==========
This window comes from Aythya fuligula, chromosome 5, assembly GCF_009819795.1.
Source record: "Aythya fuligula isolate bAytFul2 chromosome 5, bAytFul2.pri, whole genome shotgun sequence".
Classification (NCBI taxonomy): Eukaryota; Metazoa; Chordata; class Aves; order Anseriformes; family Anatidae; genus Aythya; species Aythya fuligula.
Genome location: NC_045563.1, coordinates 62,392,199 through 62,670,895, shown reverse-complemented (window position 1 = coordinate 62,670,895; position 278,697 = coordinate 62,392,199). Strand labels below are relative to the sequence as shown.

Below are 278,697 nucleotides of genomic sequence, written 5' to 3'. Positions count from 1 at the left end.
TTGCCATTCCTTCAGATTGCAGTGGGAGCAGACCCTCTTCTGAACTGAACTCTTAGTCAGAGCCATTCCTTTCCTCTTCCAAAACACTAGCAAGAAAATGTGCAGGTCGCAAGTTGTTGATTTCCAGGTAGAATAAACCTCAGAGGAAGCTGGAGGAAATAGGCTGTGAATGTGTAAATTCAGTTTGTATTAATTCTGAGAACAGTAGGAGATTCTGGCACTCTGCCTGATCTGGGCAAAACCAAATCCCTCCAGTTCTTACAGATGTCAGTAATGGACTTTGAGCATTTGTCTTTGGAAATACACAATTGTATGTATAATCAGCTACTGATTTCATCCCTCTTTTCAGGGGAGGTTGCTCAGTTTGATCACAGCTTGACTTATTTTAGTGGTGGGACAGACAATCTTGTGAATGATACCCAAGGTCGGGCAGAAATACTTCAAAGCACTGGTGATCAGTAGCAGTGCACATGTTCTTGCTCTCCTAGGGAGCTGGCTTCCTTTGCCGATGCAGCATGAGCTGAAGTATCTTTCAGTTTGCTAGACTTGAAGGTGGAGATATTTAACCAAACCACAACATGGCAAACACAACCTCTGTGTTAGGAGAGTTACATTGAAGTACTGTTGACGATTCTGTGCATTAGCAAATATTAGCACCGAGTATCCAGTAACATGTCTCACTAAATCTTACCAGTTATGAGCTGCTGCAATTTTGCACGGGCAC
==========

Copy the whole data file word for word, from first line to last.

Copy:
This window comes from Aythya fuligula, chromosome 5, assembly GCF_009819795.1.
Source record: "Aythya fuligula isolate bAytFul2 chromosome 5, bAytFul2.pri, whole genome shotgun sequence".
Classification (NCBI taxonomy): Eukaryota; Metazoa; Chordata; class Aves; order Anseriformes; family Anatidae; genus Aythya; species Aythya fuligula.
Genome location: NC_045563.1, coordinates 62,392,199 through 62,670,895, shown reverse-complemented (window position 1 = coordinate 62,670,895; position 278,697 = coordinate 62,392,199). Strand labels below are relative to the sequence as shown.

Below are 278,697 nucleotides of genomic sequence, written 5' to 3'. Positions count from 1 at the left end.
TTGCCATTCCTTCAGATTGCAGTGGGAGCAGACCCTCTTCTGAACTGAACTCTTAGTCAGAGCCATTCCTTTCCTCTTCCAAAACACTAGCAAGAAAATGTGCAGGTCGCAAGTTGTTGATTTCCAGGTAGAATAAACCTCAGAGGAAGCTGGAGGAAATAGGCTGTGAATGTGTAAATTCAGTTTGTATTAATTCTGAGAACAGTAGGAGATTCTGGCACTCTGCCTGATCTGGGCAAAACCAAATCCCTCCAGTTCTTACAGATGTCAGTAATGGACTTTGAGCATTTGTCTTTGGAAATACACAATTGTATGTATAATCAGCTACTGATTTCATCCCTCTTTTCAGGGGAGGTTGCTCAGTTTGATCACAGCTTGACTTATTTTAGTGGTGGGACAGACAATCTTGTGAATGATACCCAAGGTCGGGCAGAAATACTTCAAAGCACTGGTGATCAGTAGCAGTGCACATGTTCTTGCTCTCCTAGGGAGCTGGCTTCCTTTGCCGATGCAGCATGAGCTGAAGTATCTTTCAGTTTGCTAGACTTGAAGGTGGAGATATTTAACCAAACCACAACATGGCAAACACAACCTCTGTGTTAGGAGAGTTACATTGAAGTACTGTTGACGATTCTGTGCATTAGCAAATATTAGCACCGAGTATCCAGTAACATGTCTCACTAAATCTTACCAGTTATGAGCTGCTGCAATTTTGCACGGGCAC